on Nov 20, 2013 -
"Las Vegas bookmakers make their money by balancing their risk, but sometimes they simply come out on the wrong side of too many bets." With the regular 2012 NFL season now over and the playoffs about to begin, please take a moment and shed a tear -- or more likely, raise your beer -- as you consider the terrible beating Las Vegas sports books absorbed in 2012.
(LAT link, so potentially behind a paywall depending on your number of previous visits in last 30 days.) [more inside]
posted by mosk
on Jan 2, 2013 -
Alex Karras, N.F.L. Lineman and Actor, Dies at 77 [NYTimes]
"Alex Karras was one of the National Football League‘s most feared defensive tackles throughout the 1960s, a player who hounded quarterbacks and bulled past opposing linemen. And yet, to many people he will always be known as an actor — the lovable father from the 1980s sitcom “Webster” or the big cowboy named Mongo who famously punched out a horse in “Blazing Saddles.”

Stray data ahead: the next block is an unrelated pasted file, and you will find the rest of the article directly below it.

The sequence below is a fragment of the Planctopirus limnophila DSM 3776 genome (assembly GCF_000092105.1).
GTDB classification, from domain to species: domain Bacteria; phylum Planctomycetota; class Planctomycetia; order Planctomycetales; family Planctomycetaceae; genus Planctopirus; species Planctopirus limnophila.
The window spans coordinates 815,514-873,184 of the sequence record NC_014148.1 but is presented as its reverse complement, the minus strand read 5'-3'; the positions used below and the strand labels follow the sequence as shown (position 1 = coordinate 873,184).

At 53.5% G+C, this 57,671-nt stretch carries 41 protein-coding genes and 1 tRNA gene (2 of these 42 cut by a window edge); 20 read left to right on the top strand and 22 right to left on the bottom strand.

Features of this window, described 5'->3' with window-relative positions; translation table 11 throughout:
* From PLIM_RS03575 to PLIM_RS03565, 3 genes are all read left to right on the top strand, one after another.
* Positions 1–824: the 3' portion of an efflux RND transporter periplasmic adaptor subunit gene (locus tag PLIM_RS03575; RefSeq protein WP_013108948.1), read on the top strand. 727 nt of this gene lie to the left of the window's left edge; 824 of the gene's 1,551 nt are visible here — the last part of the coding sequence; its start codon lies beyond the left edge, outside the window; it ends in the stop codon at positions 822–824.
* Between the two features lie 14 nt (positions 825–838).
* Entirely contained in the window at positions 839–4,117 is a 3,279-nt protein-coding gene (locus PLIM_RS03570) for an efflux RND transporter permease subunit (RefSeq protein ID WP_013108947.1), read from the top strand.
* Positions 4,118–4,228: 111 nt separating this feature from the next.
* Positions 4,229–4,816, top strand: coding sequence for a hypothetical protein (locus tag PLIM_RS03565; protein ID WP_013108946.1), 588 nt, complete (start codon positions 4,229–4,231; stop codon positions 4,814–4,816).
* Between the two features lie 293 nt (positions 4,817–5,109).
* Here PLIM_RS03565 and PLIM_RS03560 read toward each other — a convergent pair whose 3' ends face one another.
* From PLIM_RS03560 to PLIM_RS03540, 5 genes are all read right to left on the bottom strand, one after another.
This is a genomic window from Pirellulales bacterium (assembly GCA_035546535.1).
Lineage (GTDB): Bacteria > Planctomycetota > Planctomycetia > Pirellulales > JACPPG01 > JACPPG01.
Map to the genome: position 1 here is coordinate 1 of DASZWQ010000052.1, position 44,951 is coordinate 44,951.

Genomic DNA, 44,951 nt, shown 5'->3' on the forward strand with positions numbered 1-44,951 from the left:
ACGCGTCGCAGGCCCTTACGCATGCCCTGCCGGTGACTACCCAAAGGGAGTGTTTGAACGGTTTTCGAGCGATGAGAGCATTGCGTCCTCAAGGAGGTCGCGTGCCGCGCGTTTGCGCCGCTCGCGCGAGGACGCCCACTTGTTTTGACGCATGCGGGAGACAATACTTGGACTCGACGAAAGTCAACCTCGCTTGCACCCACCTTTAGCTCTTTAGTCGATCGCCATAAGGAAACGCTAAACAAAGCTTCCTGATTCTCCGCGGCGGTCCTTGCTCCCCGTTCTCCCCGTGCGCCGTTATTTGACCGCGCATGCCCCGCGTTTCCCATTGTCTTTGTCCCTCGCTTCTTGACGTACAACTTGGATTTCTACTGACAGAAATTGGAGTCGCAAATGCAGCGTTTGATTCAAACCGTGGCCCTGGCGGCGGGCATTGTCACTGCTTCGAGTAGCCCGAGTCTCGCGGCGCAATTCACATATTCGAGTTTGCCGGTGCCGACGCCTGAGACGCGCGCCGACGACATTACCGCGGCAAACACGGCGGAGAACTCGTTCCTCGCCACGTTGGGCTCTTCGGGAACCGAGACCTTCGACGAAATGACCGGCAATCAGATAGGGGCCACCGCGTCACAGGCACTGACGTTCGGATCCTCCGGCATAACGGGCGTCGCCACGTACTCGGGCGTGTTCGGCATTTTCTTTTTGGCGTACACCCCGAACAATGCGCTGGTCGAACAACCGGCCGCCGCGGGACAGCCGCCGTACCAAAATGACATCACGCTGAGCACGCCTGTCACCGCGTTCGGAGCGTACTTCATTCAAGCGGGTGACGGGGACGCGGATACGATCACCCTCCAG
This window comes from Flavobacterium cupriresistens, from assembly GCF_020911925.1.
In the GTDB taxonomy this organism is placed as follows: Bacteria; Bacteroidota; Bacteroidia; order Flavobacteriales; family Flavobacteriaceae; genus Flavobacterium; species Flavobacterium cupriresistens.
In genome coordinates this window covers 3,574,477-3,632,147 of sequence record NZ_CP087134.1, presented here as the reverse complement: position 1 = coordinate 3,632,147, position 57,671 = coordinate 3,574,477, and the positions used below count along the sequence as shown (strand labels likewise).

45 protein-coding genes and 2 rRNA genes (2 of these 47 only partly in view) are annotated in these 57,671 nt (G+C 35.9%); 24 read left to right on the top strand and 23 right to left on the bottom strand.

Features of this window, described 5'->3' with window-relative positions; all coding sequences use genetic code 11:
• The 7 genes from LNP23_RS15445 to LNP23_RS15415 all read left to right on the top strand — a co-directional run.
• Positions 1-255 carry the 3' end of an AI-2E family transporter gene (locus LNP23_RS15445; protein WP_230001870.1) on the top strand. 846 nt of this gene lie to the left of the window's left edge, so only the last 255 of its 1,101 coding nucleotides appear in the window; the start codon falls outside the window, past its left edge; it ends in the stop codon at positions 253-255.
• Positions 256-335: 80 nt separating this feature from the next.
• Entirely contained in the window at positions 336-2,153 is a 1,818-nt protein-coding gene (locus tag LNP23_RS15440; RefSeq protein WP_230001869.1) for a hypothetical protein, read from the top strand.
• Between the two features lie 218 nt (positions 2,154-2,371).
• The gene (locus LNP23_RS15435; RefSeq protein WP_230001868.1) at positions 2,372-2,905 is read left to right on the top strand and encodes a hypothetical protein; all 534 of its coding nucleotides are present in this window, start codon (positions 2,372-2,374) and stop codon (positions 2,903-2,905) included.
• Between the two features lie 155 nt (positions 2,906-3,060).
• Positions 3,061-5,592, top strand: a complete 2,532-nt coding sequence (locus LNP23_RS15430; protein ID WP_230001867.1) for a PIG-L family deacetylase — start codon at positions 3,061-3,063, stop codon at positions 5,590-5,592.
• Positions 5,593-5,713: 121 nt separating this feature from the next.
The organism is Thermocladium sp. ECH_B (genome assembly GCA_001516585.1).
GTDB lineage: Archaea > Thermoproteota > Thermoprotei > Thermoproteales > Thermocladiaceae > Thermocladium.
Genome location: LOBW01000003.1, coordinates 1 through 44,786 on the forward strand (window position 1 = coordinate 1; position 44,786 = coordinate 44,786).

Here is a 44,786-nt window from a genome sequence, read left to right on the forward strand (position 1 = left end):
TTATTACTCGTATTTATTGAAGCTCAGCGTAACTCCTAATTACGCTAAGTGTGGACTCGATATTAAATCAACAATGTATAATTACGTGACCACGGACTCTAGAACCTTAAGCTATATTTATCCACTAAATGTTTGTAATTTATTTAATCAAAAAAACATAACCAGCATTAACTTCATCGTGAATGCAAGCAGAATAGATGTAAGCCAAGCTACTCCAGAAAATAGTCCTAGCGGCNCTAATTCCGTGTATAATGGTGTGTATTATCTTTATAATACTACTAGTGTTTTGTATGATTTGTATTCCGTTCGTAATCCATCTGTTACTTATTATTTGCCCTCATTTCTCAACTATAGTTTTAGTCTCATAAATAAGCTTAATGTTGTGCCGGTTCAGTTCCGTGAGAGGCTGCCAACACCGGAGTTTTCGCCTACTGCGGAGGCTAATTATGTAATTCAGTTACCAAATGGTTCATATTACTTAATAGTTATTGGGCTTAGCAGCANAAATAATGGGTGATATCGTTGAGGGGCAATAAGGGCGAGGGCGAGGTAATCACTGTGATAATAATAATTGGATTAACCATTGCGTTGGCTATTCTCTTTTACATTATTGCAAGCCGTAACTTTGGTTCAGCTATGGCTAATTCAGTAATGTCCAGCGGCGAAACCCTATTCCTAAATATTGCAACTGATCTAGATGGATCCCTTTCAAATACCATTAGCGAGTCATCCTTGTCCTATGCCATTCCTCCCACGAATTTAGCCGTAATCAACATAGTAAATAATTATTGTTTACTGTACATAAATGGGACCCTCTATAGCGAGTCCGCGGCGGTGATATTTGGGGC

posted by Fizz
on Oct 10, 2012 -
"Garrett Reid, the oldest son of Philadelphia Eagles coach Andy Reid, was found dead Sunday morning in his room at training camp at Lehigh University."
Garrett's legal troubles
and struggle with addiction
were widely publicized over the years due to his high profile father. After leaving prison he fought hard to change this legacy and was employed as a trainer with the team at the time of his death.
"Garrett’s road through life was not always an easy one. He faced tremendous personal challenges with bravery and spirit. As a family, we stood by him and were inspired as he worked to overcome those challenges. Even though he lost the battle that has been ongoing for the last eight years, we will always remember him as a fighter who had a huge, loving heart."